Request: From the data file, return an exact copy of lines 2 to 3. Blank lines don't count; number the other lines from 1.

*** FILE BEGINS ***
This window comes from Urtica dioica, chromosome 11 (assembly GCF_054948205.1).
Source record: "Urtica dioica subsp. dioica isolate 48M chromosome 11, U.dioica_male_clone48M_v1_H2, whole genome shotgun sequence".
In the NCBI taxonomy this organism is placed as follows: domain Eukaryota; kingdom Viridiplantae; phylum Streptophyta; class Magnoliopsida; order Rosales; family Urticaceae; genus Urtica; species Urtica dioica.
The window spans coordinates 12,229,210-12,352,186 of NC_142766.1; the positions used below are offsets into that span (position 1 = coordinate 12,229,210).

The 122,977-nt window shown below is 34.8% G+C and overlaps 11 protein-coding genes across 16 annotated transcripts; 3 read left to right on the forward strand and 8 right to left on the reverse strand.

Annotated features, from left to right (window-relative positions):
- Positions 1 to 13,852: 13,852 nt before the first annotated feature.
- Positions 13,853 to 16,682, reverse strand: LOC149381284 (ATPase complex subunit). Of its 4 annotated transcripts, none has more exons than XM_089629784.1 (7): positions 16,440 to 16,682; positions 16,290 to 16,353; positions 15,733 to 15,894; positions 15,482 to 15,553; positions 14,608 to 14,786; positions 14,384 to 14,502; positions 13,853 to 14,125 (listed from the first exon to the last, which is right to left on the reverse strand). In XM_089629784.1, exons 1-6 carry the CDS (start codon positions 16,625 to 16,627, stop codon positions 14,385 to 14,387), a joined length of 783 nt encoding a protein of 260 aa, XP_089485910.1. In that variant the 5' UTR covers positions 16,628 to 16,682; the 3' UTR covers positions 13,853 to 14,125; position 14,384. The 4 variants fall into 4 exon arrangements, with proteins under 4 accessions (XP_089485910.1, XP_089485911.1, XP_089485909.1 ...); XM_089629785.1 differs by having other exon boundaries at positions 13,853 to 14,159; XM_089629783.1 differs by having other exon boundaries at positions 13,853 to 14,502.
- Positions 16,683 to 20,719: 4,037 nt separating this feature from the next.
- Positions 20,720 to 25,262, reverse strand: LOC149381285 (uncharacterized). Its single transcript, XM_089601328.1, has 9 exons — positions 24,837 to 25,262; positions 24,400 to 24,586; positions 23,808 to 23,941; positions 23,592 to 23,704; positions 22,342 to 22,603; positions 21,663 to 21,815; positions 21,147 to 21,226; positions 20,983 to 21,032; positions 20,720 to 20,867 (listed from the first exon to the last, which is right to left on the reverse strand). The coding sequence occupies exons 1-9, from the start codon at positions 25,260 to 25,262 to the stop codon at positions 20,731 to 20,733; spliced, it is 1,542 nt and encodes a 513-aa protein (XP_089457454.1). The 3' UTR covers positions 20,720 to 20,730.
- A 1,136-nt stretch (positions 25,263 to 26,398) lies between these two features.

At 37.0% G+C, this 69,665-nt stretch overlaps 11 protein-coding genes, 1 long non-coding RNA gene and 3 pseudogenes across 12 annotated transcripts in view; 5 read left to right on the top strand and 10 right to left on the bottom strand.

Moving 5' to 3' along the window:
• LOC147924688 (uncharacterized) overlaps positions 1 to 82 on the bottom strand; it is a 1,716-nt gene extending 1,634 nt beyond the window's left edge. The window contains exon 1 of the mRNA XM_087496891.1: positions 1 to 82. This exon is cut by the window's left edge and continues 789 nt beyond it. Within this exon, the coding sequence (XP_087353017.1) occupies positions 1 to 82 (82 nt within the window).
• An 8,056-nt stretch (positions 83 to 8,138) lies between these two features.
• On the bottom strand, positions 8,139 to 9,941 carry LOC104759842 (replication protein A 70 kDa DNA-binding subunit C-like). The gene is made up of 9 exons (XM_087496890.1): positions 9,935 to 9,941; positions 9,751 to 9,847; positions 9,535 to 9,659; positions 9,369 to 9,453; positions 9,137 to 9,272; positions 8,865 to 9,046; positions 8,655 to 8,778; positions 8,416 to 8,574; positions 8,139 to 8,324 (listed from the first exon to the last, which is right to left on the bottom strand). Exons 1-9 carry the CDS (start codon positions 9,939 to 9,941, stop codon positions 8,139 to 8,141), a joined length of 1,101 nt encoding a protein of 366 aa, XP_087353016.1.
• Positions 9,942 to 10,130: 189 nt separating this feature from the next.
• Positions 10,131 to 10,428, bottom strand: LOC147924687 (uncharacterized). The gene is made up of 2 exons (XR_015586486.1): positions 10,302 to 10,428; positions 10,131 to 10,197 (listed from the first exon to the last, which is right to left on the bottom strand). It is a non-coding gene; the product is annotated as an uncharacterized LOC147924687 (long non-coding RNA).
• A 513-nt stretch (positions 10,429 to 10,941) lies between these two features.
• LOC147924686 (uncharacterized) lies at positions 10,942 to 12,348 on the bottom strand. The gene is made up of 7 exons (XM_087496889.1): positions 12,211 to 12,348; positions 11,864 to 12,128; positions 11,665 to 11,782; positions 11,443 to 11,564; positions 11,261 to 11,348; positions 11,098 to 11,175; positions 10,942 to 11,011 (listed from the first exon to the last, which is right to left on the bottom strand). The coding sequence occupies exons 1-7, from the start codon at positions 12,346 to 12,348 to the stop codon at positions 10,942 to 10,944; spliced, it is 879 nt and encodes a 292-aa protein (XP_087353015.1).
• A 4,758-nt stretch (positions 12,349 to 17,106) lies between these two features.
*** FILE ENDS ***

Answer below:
Source record: "Urtica dioica subsp. dioica isolate 48M chromosome 11, U.dioica_male_clone48M_v1_H2, whole genome shotgun sequence".
In the NCBI taxonomy this organism is placed as follows: domain Eukaryota; kingdom Viridiplantae; phylum Streptophyta; class Magnoliopsida; order Rosales; family Urticaceae; genus Urtica; species Urtica dioica.